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Volume 27 , Issue 2
Spring 2013

Pages 99-110


Epidemiology of Bruxism in Adults: A Systematic Review of the Literature

Daniele Manfredini, DDS, PhD/Ephraim Winocur, DMD/Luca Guarda-Nardini, MD, DDS/Daniel Paesani, DDS/Frank Lobbezoo, DDS, PhD


PMID: 23630682
DOI: 10.11607/jop.921

Aims: To perform a systematic review of the literature dealing with the prevalence of bruxism in adult populations. Methods: A systematic search of the medical literature was performed to identify all peer-reviewed English-language papers dealing with the prevalence assessment of either awake or sleep bruxism at the general population level by the adoption of questionnaires, clinical assessments, and polysomnographic (PSG) or electromyographic (EMG) recordings. Quality assessment of the reviewed papers was performed according to the Methodological evaluation of Observational REsearch (MORE) checklist, which enables the identification of flaws in the external and internal validity. Cut-off criteria for an acceptable external validity were established to select studies for the discussion of prevalence data. For each included study, the sample features, diagnostic strategy, and prevalence of bruxism in relation to age, sex, and circadian rhythm, if available, were recorded. Results: Thirtyfive publications were included in the review. Several methodological problems limited the external validity of findings in most studies, and prevalence data extraction was performed only on seven papers. Of those, only one paper had a flawless external validity, whilst internal validity was low in all the selected papers due to their selfreported bruxism diagnosis alone, mainly based on only one or two questionnaire items. No epidemiologic data were available from studies adopting other diagnostic strategies (eg, PSG, EMG). Generically identified “bruxism” was assessed in two studies reporting an 8% to 31.4% prevalence, awake bruxism was investigated in two studies describing a 22.1% to 31% prevalence, and prevalence of sleep bruxism was found to be more consistent across the three studies investigating the report of “frequent” bruxism (12.8% ± 3.1%). Bruxism activities were found to be unrelated to sex, and a decrease with age was described in elderly people. Conclusion: The present systematic review described variable prevalence data for bruxism activities. Findings must be interpreted with caution due to the poor methodological quality of the reviewed literature and to potential diagnostic bias related with having to rely on an individual’s self-report of bruxism. J Orofac Pain 2013;27:99–110. doi: 10.11607/jop.921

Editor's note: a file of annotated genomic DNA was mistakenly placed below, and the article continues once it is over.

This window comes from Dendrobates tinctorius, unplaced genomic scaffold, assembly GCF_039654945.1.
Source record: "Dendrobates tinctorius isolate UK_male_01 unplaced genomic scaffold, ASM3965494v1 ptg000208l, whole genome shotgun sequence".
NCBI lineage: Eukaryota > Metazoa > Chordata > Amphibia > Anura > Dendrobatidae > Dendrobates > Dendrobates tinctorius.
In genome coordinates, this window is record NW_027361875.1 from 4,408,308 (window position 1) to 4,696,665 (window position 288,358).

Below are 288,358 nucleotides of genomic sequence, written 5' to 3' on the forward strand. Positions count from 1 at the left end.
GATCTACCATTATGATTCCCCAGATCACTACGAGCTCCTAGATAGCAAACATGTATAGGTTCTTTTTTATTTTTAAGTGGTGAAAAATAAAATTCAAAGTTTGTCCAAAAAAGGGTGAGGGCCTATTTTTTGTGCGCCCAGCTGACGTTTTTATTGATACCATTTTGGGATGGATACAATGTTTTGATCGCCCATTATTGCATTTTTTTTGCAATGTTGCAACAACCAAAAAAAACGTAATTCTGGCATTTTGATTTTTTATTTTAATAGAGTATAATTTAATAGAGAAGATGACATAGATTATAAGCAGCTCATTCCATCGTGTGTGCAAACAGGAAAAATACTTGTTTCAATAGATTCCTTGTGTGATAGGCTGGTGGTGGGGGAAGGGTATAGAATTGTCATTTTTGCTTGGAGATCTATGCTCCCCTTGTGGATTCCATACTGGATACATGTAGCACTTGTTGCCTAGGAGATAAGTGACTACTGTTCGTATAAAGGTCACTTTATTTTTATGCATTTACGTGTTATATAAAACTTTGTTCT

Key words: awake bruxism, bruxism, epidemiology, prevalence, sleep bruxism, systematic review


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